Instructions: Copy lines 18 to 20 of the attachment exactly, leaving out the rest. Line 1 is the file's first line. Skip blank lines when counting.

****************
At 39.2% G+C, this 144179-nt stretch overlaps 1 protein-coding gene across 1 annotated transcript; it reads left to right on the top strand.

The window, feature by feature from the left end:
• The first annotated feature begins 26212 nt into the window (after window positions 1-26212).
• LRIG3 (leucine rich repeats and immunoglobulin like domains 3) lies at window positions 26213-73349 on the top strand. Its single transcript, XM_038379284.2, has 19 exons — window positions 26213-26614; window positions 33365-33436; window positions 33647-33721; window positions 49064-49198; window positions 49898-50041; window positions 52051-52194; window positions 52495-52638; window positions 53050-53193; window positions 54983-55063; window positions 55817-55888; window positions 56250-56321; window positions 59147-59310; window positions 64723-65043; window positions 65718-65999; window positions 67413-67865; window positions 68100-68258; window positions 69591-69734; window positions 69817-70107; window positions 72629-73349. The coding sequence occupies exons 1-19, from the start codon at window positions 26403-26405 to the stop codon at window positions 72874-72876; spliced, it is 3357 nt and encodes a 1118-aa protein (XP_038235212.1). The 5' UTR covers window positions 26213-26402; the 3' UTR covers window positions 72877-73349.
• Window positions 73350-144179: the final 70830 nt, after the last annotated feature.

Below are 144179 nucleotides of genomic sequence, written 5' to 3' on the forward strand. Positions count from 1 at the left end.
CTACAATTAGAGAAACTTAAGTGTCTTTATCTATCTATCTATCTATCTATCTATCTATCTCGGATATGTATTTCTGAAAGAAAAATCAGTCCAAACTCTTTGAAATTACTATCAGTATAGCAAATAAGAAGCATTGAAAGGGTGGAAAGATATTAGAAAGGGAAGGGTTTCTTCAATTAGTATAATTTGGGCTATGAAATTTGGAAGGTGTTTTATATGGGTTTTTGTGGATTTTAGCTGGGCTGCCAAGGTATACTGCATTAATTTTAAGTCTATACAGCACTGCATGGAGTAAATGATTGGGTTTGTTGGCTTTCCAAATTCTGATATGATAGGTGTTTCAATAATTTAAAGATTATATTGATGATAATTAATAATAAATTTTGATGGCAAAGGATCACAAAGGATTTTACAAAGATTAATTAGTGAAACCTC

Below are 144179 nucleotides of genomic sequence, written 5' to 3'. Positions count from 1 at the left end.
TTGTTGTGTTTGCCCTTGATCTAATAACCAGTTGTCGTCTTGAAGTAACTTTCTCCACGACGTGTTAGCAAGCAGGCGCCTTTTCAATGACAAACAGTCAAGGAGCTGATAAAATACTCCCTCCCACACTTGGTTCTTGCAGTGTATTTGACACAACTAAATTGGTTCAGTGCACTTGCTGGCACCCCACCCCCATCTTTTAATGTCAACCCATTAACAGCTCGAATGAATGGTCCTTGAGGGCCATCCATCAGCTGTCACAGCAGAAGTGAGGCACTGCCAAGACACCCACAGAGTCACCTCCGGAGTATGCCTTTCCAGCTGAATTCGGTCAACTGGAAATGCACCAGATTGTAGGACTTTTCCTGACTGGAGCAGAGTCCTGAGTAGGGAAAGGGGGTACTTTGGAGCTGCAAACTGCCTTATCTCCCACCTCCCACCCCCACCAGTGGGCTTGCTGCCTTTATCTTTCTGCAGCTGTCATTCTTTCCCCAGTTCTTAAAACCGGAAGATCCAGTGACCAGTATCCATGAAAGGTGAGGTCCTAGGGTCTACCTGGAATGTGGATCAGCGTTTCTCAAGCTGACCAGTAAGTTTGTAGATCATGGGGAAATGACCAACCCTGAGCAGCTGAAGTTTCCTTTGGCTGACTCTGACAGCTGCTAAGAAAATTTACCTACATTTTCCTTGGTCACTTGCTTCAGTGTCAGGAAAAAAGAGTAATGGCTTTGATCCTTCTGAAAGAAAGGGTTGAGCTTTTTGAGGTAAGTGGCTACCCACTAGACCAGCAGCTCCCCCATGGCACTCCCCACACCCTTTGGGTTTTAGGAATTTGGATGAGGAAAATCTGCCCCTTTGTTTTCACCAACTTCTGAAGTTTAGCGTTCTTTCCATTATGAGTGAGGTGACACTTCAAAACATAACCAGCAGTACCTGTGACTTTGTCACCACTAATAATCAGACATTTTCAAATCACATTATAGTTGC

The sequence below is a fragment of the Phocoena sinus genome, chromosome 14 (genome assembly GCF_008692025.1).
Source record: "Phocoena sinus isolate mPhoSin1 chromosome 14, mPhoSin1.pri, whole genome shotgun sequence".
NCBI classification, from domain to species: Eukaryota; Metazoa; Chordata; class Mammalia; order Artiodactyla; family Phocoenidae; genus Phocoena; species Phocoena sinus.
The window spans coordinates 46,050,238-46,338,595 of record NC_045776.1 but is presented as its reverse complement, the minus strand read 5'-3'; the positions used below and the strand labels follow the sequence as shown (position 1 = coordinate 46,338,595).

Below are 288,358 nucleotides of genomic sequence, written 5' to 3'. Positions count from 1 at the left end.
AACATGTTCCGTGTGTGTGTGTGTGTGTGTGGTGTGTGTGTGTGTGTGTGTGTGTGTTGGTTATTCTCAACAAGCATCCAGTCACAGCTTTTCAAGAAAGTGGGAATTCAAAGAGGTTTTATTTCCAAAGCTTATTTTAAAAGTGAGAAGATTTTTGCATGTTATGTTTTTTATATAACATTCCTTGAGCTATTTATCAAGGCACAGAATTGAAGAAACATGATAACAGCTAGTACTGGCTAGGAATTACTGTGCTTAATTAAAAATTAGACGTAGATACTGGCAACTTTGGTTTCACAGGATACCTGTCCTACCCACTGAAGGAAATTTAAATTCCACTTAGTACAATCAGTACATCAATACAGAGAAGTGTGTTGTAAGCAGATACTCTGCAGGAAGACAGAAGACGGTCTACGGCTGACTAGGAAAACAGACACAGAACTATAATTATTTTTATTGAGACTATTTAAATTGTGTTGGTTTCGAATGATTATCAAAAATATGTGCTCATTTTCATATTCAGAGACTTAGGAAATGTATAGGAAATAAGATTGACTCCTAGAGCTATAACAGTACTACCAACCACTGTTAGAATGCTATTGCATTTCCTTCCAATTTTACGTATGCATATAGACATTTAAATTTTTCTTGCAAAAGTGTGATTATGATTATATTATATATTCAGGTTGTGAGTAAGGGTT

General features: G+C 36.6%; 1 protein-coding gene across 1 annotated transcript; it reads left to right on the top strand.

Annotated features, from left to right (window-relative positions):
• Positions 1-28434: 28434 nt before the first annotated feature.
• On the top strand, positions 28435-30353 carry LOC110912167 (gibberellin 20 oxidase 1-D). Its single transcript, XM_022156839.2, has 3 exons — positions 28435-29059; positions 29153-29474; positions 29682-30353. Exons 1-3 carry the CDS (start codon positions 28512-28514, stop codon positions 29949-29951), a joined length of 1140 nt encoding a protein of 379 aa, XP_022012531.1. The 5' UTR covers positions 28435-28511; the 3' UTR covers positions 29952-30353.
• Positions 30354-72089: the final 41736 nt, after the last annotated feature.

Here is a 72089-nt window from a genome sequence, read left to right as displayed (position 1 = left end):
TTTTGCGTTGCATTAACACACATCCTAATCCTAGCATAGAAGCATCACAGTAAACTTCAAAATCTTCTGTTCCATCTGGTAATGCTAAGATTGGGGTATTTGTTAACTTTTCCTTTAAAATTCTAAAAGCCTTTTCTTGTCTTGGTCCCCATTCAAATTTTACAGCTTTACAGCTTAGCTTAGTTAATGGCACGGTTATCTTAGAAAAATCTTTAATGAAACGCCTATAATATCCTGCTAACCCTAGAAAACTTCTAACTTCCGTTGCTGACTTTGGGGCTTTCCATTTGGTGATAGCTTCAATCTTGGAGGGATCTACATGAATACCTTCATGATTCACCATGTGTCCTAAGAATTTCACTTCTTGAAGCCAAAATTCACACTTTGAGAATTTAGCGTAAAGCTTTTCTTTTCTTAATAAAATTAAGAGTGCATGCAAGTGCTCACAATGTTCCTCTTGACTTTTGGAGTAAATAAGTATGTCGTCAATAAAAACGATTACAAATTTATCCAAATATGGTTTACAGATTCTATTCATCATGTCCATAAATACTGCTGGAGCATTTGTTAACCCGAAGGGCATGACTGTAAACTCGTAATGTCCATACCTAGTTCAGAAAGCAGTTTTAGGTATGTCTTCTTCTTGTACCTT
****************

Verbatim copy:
• Positions 1-28434: 28434 nt before the first annotated feature.
• On the top strand, positions 28435-30353 carry LOC110912167 (gibberellin 20 oxidase 1-D). Its single transcript, XM_022156839.2, has 3 exons — positions 28435-29059; positions 29153-29474; positions 29682-30353. Exons 1-3 carry the CDS (start codon positions 28512-28514, stop codon positions 29949-29951), a joined length of 1140 nt encoding a protein of 379 aa, XP_022012531.1. The 5' UTR covers positions 28435-28511; the 3' UTR covers positions 29952-30353.
• Positions 30354-72089: the final 41736 nt, after the last annotated feature.